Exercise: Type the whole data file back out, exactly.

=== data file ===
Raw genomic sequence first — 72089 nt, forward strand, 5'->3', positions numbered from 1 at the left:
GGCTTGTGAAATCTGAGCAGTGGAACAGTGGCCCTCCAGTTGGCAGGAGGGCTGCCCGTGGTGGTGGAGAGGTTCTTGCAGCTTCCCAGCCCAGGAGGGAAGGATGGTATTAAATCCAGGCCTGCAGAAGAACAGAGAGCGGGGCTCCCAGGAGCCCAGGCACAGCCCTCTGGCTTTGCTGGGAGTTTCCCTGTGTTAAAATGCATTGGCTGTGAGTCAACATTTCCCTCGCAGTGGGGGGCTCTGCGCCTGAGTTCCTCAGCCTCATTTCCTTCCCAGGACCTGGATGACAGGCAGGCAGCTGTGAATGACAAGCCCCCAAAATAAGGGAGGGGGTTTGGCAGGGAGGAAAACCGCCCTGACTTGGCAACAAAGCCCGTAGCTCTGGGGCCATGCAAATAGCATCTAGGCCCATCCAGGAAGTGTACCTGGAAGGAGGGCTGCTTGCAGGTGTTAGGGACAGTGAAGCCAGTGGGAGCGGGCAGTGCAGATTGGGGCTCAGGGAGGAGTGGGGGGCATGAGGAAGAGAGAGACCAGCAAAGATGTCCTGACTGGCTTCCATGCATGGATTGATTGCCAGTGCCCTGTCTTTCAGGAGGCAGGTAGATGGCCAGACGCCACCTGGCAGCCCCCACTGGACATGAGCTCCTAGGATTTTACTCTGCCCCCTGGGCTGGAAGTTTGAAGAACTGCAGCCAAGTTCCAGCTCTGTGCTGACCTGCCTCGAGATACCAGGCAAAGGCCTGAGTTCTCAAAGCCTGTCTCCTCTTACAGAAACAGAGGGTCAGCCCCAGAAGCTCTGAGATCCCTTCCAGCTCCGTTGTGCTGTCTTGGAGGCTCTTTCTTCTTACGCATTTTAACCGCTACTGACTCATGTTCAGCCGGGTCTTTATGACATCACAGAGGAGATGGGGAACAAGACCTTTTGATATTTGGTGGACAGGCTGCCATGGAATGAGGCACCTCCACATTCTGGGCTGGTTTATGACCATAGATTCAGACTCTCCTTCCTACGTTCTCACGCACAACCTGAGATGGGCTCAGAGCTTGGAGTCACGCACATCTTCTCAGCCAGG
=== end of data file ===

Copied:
Raw genomic sequence first — 72089 nt, forward strand, 5'->3', positions numbered from 1 at the left:
GGCTTGTGAAATCTGAGCAGTGGAACAGTGGCCCTCCAGTTGGCAGGAGGGCTGCCCGTGGTGGTGGAGAGGTTCTTGCAGCTTCCCAGCCCAGGAGGGAAGGATGGTATTAAATCCAGGCCTGCAGAAGAACAGAGAGCGGGGCTCCCAGGAGCCCAGGCACAGCCCTCTGGCTTTGCTGGGAGTTTCCCTGTGTTAAAATGCATTGGCTGTGAGTCAACATTTCCCTCGCAGTGGGGGGCTCTGCGCCTGAGTTCCTCAGCCTCATTTCCTTCCCAGGACCTGGATGACAGGCAGGCAGCTGTGAATGACAAGCCCCCAAAATAAGGGAGGGGGTTTGGCAGGGAGGAAAACCGCCCTGACTTGGCAACAAAGCCCGTAGCTCTGGGGCCATGCAAATAGCATCTAGGCCCATCCAGGAAGTGTACCTGGAAGGAGGGCTGCTTGCAGGTGTTAGGGACAGTGAAGCCAGTGGGAGCGGGCAGTGCAGATTGGGGCTCAGGGAGGAGTGGGGGGCATGAGGAAGAGAGAGACCAGCAAAGATGTCCTGACTGGCTTCCATGCATGGATTGATTGCCAGTGCCCTGTCTTTCAGGAGGCAGGTAGATGGCCAGACGCCACCTGGCAGCCCCCACTGGACATGAGCTCCTAGGATTTTACTCTGCCCCCTGGGCTGGAAGTTTGAAGAACTGCAGCCAAGTTCCAGCTCTGTGCTGACCTGCCTCGAGATACCAGGCAAAGGCCTGAGTTCTCAAAGCCTGTCTCCTCTTACAGAAACAGAGGGTCAGCCCCAGAAGCTCTGAGATCCCTTCCAGCTCCGTTGTGCTGTCTTGGAGGCTCTTTCTTCTTACGCATTTTAACCGCTACTGACTCATGTTCAGCCGGGTCTTTATGACATCACAGAGGAGATGGGGAACAAGACCTTTTGATATTTGGTGGACAGGCTGCCATGGAATGAGGCACCTCCACATTCTGGGCTGGTTTATGACCATAGATTCAGACTCTCCTTCCTACGTTCTCACGCACAACCTGAGATGGGCTCAGAGCTTGGAGTCACGCACATCTTCTCAGCCAGG